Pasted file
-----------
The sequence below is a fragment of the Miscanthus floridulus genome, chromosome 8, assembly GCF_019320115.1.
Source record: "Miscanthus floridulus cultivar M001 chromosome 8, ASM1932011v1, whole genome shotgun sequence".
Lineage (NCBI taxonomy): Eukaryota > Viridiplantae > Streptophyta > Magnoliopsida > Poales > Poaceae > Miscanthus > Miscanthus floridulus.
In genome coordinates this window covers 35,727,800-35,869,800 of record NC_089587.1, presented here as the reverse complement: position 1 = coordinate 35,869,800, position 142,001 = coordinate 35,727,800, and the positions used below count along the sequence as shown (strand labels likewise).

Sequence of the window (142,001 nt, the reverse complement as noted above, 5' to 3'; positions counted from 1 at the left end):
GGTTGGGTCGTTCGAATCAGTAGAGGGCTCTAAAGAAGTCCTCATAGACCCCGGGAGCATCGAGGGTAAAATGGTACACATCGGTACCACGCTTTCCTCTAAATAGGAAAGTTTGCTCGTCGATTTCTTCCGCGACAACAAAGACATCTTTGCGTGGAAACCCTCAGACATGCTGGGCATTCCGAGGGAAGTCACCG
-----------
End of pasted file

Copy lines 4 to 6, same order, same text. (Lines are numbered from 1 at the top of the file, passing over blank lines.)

In genome coordinates this window covers 35,727,800-35,869,800 of record NC_089587.1, presented here as the reverse complement: position 1 = coordinate 35,869,800, position 142,001 = coordinate 35,727,800, and the positions used below count along the sequence as shown (strand labels likewise).

Sequence of the window (142,001 nt, the reverse complement as noted above, 5' to 3'; positions counted from 1 at the left end):
GGTTGGGTCGTTCGAATCAGTAGAGGGCTCTAAAGAAGTCCTCATAGACCCCGGGAGCATCGAGGGTAAAATGGTACACATCGGTACCACGCTTTCCTCTAAATAGGAAAGTTTGCTCGTCGATTTCTTCCGCGACAACAAAGACATCTTTGCGTGGAAACCCTCAGACATGCTGGGCATTCCGAGGGAAGTCACCG